World War II General Commander: Operation Watch on the Rhine – PC Game Review
World War II: General Commander – Operation: Watch on the Rhine
Designer: Victor Perez. Developer: Games GI. Publisher: StraGames. $39.95 download.
Passed Inspection: Great graphics, innovative mechanics, superior play, fine editor.
Failed Basic: Hard-to-read font. limited activations, complex multi-play login.
This game is great and sets a new bar for historical real-time games.
Veteran gamers will ask “Do we need yet another Bulge game? We only have around eighty already!” Developer Games GI, designer Victor Perez and publisher StraGames deliver an emphatic European "Yes!" to that question.
At this time, Watch on the Rhine is available by download only, although other arrangements are being made. The download comes in three separate parts: two BINs and an install EXE; all go in the same directory. Launch the EXE to install and it asks for a serial number from an email. After the game is booted the first time, players enter an activation code and that goes to a server. This rather complicated process is good for three activations. The second code is also necessary to log into the forum and multi-player server.
The 60-page manual covers all aspects of the game. An illustration of units’ view and fire-radii would have been helpful but not critical. The mouse tip not only explains options but changes to terrain type as the mouse passes over. Hints that appear during scenario loads further aid players. The manual is detailed, although it was obviously written before the final release by someone whose first language is not English.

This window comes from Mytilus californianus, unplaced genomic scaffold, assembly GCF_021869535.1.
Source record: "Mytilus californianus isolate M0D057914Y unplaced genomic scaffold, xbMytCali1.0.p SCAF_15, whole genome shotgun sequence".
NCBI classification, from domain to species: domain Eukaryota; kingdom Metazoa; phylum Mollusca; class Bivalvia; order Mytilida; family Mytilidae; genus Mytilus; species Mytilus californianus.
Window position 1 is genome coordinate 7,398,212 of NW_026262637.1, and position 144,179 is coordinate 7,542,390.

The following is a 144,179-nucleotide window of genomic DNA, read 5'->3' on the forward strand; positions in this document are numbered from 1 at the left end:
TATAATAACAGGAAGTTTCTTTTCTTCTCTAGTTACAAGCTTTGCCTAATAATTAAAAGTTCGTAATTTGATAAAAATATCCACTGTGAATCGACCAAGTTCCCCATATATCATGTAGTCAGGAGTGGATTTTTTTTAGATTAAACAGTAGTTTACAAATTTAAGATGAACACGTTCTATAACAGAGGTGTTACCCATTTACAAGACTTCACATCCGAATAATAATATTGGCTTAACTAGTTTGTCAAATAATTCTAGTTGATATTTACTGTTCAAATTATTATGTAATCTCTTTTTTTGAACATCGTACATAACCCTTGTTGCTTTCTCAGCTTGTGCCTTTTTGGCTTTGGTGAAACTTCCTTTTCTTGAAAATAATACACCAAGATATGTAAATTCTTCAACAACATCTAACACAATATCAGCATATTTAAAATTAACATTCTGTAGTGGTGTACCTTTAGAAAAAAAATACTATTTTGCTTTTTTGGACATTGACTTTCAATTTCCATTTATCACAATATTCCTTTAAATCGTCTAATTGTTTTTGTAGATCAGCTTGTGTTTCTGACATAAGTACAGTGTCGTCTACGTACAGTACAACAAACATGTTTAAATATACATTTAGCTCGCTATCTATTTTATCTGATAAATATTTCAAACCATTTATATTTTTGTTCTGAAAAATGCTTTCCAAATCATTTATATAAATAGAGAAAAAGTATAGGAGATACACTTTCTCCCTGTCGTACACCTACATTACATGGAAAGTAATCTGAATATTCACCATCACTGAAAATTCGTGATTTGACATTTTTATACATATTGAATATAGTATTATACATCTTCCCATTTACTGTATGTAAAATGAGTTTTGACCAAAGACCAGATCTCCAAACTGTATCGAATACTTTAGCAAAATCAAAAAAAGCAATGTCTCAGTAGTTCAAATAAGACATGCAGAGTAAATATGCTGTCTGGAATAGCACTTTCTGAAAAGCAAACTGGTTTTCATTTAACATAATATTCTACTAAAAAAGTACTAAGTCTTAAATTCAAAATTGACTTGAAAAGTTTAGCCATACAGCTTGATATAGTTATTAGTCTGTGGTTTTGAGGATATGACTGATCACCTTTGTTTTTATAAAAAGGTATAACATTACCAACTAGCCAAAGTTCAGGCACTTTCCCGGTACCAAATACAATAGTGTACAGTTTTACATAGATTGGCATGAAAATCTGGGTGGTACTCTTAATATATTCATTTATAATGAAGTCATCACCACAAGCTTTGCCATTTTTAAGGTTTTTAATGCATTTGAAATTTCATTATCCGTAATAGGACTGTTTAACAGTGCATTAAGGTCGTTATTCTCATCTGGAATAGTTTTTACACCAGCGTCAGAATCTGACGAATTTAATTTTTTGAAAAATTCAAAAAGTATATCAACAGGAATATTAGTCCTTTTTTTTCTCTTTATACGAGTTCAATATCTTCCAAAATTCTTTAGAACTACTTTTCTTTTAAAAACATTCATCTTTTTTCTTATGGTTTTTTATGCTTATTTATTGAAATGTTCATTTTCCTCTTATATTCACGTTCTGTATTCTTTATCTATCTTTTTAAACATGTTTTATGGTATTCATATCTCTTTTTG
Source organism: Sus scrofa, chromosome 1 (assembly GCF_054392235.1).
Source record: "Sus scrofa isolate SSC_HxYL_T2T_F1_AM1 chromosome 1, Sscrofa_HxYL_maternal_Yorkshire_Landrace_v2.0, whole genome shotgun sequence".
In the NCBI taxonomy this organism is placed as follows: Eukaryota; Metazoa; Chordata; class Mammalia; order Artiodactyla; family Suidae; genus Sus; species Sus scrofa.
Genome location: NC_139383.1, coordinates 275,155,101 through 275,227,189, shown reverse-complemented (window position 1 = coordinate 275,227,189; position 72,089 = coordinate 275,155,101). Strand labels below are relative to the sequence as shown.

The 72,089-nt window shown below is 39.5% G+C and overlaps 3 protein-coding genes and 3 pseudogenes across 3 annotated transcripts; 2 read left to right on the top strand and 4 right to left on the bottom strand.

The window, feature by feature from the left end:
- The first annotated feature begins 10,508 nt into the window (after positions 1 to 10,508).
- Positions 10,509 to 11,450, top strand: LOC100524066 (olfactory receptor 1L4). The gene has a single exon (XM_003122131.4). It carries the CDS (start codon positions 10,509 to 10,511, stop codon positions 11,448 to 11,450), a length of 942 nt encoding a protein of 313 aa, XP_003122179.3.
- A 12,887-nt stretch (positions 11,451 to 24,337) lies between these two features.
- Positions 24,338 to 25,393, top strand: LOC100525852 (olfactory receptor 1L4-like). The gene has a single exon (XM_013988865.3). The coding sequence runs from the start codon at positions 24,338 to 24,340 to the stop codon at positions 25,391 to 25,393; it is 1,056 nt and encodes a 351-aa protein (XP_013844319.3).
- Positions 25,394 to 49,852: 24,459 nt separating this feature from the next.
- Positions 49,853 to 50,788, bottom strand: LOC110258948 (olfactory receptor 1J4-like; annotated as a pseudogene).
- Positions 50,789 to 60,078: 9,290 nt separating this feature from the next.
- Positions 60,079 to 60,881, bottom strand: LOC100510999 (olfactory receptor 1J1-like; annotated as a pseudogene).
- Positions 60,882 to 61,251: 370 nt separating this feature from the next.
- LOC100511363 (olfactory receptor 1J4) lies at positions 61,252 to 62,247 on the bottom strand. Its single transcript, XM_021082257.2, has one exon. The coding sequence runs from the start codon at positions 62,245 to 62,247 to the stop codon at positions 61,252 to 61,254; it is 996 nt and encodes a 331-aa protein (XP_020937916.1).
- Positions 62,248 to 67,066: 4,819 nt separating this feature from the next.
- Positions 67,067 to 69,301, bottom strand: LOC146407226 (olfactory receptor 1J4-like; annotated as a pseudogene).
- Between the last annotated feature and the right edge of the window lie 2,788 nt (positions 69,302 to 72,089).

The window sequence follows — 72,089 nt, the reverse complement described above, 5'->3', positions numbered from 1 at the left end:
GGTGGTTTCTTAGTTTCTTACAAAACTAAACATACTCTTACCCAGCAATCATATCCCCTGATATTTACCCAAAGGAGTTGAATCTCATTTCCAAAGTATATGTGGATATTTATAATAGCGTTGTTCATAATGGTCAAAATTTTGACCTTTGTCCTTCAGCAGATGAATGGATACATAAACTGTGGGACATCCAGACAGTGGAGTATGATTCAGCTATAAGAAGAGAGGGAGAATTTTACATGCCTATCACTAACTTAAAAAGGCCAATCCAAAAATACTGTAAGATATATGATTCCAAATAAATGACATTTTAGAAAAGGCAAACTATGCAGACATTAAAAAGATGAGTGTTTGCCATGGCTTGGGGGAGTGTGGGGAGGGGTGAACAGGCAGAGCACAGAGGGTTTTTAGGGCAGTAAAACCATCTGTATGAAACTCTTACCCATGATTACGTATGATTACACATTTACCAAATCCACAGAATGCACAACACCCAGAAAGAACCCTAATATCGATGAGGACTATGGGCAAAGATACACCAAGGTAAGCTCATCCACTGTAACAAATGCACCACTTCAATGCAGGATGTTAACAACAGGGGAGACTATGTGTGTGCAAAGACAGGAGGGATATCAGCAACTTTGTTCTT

The graphics are that rare entity: a packet with features not only elaborate but useful. The default map is geomorphic showing ridges, hills, rivers, towns, supply dumps and two types of bridges. This map becomes lighter and darker as days progress. Atmospherics are represented with rain and snow. Exceptionally impressive is the differentiation between light and heavy forests. If players find this map too busy, they can toggle on a brighter, simpler map. Map overlays show supply and area control. Display of unit, town and river names can be turned on and off, although the font here and in the unit info box can be hard to read. The map can be zoomed and rotated at will. Rotation is accomplished using the mouse and left ALT key. A bar scale shows the relative distances at every zoom level. For larger scenarios, a box displays the side’s order of battle. A bar across the top gives information about air availability, weather, victory points, and time, and includes a running commentary on events.
Units can be shown as 3D models, silhouettes or NATO symbols. Zoomed in, the 3D models are extremely accurate and show damage and action such as fire and motion. Each battalion can be located and selected by a small symbol over the unit. Shell and bomb hits mark the ground with craters. Movement routes and vision/fire/command radii are clearly delineated in color, as are axes of attack. Unit info bars reveal units’ strength, efficiency and supply status along with weapon range. Air missions look a bit trite with planes coming over in perfect formations.
Sound effects are used very well and include sounds for wind and precipitation. Engine noises confirm movement, and the roar of aircraft engines signal when air operations are possible. The usual rattle of small arms and blasts from explosives denote combat.
Playing the Scales
The unit of maneuver in Watch on the Rhine is battalion level. Battalions are labeled for their primary and secondary weapons with ranges and effectiveness shown. They have the usual health bars for strength, speed, efficiency and supply. One can quibble over some of the terminology, such as calling the Pzkw Mk. IV a light instead of a medium tank. Battalions can be given orders at the regimental level, which allows easier control of units and permits players to choose among four attack postures. Forces can also be moved at a divisional level but some coherency is lost. The only distinctive divisional function is sending recon out to find the enemy. Ad hoc formations can be created with the old lasso method.